Git and Visual Studio 2017 part 6 : Rebasing
In previous article, we did merge the changes from different branch. In this article, I dig into rebasing.
Rebase in Git
Rebase is opposite to merge. I did merge dev into master in the previous article, but if I rebase, I do it from dev branch to get changes from master. Changes from master? Yes I want to rebase as master has new commit after I created dev branch and did some commit.
1. Run ‘git log --oneline --graph’ to see current commit history. It is right after I did merge commit from previous article. Let’s reset this first.
2. Run ‘git reset --hard 473591c’ and ‘git log --oneline --graph’ again. It is reverted back to before merging.
3. Make sure dev branch has two new commits to master. Run ‘git checkout dev’ and ‘git log --oneline --graph’.
4. Add new commit to master branch. You can create new branch as proper workflow, but I just commit directly to master branch. I added Patch1.cs from Visual Studio and committed. Don’t forget to save project otherwise it won’t be considered as modified.
5. Run ‘git log --oneline --graph --all’, which shows commit history from all branches. The master and dev branch has it own commits now.
6. Time to rebase. I would like to get the change from master to dev branch. Run ‘git checkout dev’ and ‘git rebase master’. Then I see warning. What happens? As csproj file conflicts, Git asked me to resolve the conflict. Why it conflicts? Because master has Patch1.cs and dev has Class5.cs and Class6.cs, therefore information inside csproj is different.
7. Run ‘git merge tool’. As message says, hit return. It will launch Visual Studio (as merging tool).
8. Note that only Class5.cs exists. Why? Because Git is rebasing commits one by one. So at this point, it only rebasing commit d47a278. Check the line which you want to merge. In this case, I check both from Source and Target as I need all. Click save and then click “Accept Merge” button on the top.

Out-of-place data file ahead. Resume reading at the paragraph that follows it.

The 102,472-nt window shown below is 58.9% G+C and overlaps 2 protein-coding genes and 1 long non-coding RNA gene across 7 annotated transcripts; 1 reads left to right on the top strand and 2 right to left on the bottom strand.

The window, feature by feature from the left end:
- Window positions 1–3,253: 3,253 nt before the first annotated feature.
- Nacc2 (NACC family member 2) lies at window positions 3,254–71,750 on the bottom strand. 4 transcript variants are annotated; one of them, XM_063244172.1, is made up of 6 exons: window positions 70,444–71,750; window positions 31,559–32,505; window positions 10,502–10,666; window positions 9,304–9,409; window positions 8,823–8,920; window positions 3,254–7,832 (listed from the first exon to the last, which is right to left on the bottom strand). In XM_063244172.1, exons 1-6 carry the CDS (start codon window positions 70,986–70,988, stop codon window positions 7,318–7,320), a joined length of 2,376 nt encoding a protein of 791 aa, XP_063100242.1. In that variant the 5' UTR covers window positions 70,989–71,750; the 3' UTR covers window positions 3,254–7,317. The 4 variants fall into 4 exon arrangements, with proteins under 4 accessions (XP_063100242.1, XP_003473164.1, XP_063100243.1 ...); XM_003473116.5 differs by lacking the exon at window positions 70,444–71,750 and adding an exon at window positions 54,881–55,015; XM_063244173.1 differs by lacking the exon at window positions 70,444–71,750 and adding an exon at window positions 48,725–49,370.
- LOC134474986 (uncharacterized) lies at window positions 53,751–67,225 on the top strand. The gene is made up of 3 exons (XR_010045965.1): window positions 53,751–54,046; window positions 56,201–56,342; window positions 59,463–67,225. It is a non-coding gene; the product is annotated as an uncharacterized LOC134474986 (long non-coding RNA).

9. As conflict resolved, run ‘git rebase --continue’. Now you see another warning. The reason is same as csproj has conflict.
10. Run 'git mergetool’ and hit enter key to launch Visual Studio again for merging.
11. This time, you see Class6.cs line. Take both and click “Accept Merge”.
12. Run ‘git rebase --continue”. No more errors.
13. Run ‘git log --oneline --graph --all’. It becomes straight line again, therefore dev branch had commit 7053b89, then two more commit. However commit SHA1 hash value has been changed for these two. Why? Because it is pointing back to different commit now.
14. Run ‘git reset --hard 096f270’ to reset the rebase. Now dev branch points to commit 096f270, and everything back to before rebasing. Run ‘git log --oneline --graph --all’ to confirm.
Rebase in VS
Okay, time to use Visual Studio for rebasing!
1. View history to confirm the current status. Unfortunately, I couldn’t find a way to show commit history for all branches. There are bunch of extensions though.
2. Go to “Branches” from Team Explorer, make sure to checkout dev branch, then select “Rebase”.
3. Select master branch as “Onto branch” and click “Rebase”.
4. As you expected (from Git test above), you see conflict message. Click “Conflicts: 1” link.
5. It lists all conflicts. Select csproj file and click “Merge”, which is same as ‘git merge tool’ If you know which version you want to keep, you can simply click “Take Source” or “Keep Target”. In this case, “Source” means dev branch and “Traget” means master branch.
6. Use merge tool to take both and “Accept Merge”.
7. You see no conflicts any more. Click “View Changes”.
8. It shows you the current status. Just click “Continue” link, which is same as ‘git rebase –continue’.
9. Now you have second conflict as expected. Click “Conflicts: 1” link.
10. The the same merging process and click View Changes once merged. Click “Continue” again.
11. Refresh the history to see it worked as expected.
Once you understand what rebase really does, it it not that difficult to handle. Otherwise you get confusing by seeing some many conflicts and continue operations, it seems to take forever . Rebase has many useful options such as --skip or --abort. When you get confused, just run ‘git rebase --abort’ which reset everything! Go to next article.